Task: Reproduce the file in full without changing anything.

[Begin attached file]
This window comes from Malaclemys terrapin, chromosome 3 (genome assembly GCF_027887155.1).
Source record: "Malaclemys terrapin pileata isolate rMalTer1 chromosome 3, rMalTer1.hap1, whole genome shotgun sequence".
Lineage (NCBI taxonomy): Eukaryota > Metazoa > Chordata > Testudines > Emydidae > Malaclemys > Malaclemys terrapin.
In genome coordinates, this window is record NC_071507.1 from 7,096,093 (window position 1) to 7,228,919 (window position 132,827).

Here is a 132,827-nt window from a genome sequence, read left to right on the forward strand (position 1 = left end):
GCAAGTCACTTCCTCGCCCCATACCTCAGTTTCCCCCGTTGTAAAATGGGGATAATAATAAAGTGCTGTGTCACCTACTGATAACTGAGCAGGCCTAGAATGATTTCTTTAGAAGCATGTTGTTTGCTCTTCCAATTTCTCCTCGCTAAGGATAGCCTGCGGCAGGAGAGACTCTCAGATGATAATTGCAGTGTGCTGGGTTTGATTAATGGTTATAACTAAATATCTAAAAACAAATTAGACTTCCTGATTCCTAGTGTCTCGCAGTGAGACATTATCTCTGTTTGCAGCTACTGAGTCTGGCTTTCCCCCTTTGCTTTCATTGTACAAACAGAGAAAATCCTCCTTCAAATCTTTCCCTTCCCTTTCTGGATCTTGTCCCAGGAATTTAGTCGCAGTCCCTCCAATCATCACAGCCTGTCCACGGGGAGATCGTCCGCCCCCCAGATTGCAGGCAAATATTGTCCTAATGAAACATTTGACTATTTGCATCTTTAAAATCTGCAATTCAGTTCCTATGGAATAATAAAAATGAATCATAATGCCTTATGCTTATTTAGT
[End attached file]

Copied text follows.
This window comes from Malaclemys terrapin, chromosome 3 (genome assembly GCF_027887155.1).
Source record: "Malaclemys terrapin pileata isolate rMalTer1 chromosome 3, rMalTer1.hap1, whole genome shotgun sequence".
Lineage (NCBI taxonomy): Eukaryota > Metazoa > Chordata > Testudines > Emydidae > Malaclemys > Malaclemys terrapin.
In genome coordinates, this window is record NC_071507.1 from 7,096,093 (window position 1) to 7,228,919 (window position 132,827).

Here is a 132,827-nt window from a genome sequence, read left to right on the forward strand (position 1 = left end):
GCAAGTCACTTCCTCGCCCCATACCTCAGTTTCCCCCGTTGTAAAATGGGGATAATAATAAAGTGCTGTGTCACCTACTGATAACTGAGCAGGCCTAGAATGATTTCTTTAGAAGCATGTTGTTTGCTCTTCCAATTTCTCCTCGCTAAGGATAGCCTGCGGCAGGAGAGACTCTCAGATGATAATTGCAGTGTGCTGGGTTTGATTAATGGTTATAACTAAATATCTAAAAACAAATTAGACTTCCTGATTCCTAGTGTCTCGCAGTGAGACATTATCTCTGTTTGCAGCTACTGAGTCTGGCTTTCCCCCTTTGCTTTCATTGTACAAACAGAGAAAATCCTCCTTCAAATCTTTCCCTTCCCTTTCTGGATCTTGTCCCAGGAATTTAGTCGCAGTCCCTCCAATCATCACAGCCTGTCCACGGGGAGATCGTCCGCCCCCCAGATTGCAGGCAAATATTGTCCTAATGAAACATTTGACTATTTGCATCTTTAAAATCTGCAATTCAGTTCCTATGGAATAATAAAAATGAATCATAATGCCTTATGCTTATTTAGT